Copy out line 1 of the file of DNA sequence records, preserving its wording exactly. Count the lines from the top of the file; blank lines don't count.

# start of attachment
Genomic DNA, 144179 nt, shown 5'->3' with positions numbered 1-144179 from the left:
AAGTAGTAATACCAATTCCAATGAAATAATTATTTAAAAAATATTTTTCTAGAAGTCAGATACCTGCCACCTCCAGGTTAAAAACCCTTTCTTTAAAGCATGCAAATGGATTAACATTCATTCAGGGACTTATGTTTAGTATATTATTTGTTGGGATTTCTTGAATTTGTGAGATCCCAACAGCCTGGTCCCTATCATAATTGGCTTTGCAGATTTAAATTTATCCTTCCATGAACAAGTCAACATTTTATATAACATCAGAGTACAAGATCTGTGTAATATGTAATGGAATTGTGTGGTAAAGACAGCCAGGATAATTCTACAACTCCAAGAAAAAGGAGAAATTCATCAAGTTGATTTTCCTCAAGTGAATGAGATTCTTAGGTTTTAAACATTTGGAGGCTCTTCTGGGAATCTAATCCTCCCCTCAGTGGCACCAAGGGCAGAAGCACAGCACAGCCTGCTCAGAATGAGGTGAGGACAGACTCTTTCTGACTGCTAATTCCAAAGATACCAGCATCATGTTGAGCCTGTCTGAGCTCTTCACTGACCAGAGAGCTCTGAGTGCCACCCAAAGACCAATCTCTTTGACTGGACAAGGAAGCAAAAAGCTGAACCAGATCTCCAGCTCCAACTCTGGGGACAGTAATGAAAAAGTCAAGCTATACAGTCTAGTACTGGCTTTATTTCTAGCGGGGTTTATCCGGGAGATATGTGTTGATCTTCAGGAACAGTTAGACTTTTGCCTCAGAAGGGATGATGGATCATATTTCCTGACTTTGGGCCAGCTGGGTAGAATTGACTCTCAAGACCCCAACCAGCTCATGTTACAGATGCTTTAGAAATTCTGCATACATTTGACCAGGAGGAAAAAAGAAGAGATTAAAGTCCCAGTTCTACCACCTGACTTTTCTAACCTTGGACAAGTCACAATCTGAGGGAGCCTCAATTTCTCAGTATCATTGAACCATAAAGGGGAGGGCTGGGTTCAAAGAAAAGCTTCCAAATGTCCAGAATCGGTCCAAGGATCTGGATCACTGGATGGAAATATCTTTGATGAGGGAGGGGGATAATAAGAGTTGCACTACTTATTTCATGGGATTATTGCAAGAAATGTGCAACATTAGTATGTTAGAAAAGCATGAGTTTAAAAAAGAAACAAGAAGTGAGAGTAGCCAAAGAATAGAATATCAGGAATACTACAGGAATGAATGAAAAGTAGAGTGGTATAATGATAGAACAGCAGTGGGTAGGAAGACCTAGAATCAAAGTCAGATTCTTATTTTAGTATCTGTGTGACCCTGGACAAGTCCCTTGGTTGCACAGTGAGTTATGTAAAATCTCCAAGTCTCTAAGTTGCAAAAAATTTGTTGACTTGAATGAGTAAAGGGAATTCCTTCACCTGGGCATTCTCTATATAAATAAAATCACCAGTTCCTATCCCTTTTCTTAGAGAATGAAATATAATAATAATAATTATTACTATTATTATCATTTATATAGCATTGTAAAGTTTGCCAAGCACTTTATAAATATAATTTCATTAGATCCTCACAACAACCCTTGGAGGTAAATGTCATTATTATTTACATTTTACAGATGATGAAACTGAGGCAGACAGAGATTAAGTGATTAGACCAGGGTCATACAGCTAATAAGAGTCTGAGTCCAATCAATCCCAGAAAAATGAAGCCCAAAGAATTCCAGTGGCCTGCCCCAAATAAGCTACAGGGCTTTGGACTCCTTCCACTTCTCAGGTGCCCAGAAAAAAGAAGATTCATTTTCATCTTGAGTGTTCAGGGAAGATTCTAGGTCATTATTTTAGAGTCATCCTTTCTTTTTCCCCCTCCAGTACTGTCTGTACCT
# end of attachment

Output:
Genomic DNA, 144179 nt, shown 5'->3' with positions numbered 1-144179 from the left: